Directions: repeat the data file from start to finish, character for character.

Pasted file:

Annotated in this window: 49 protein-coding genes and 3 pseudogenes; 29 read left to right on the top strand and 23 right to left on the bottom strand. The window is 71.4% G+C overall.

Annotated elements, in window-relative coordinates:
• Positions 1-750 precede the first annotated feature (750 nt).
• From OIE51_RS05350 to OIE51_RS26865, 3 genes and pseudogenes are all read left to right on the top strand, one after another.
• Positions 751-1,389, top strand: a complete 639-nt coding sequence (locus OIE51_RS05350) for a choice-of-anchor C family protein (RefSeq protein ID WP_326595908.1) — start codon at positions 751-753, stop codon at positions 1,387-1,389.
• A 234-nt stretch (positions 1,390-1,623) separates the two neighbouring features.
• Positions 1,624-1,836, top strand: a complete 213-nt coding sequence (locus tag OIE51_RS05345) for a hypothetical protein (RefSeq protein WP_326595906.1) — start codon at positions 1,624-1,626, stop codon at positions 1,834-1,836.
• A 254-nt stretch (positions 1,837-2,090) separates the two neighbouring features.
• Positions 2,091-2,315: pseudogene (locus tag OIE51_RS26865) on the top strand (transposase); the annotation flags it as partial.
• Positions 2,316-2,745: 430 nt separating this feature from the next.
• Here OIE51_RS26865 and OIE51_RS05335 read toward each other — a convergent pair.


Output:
Annotated in this window: 49 protein-coding genes and 3 pseudogenes; 29 read left to right on the top strand and 23 right to left on the bottom strand. The window is 71.4% G+C overall.

Annotated elements, in window-relative coordinates:
• Positions 1-750 precede the first annotated feature (750 nt).
• From OIE51_RS05350 to OIE51_RS26865, 3 genes and pseudogenes are all read left to right on the top strand, one after another.
• Positions 751-1,389, top strand: a complete 639-nt coding sequence (locus OIE51_RS05350) for a choice-of-anchor C family protein (RefSeq protein ID WP_326595908.1) — start codon at positions 751-753, stop codon at positions 1,387-1,389.
• A 234-nt stretch (positions 1,390-1,623) separates the two neighbouring features.
• Positions 1,624-1,836, top strand: a complete 213-nt coding sequence (locus tag OIE51_RS05345) for a hypothetical protein (RefSeq protein WP_326595906.1) — start codon at positions 1,624-1,626, stop codon at positions 1,834-1,836.
• A 254-nt stretch (positions 1,837-2,090) separates the two neighbouring features.
• Positions 2,091-2,315: pseudogene (locus tag OIE51_RS26865) on the top strand (transposase); the annotation flags it as partial.
• Positions 2,316-2,745: 430 nt separating this feature from the next.
• Here OIE51_RS26865 and OIE51_RS05335 read toward each other — a convergent pair.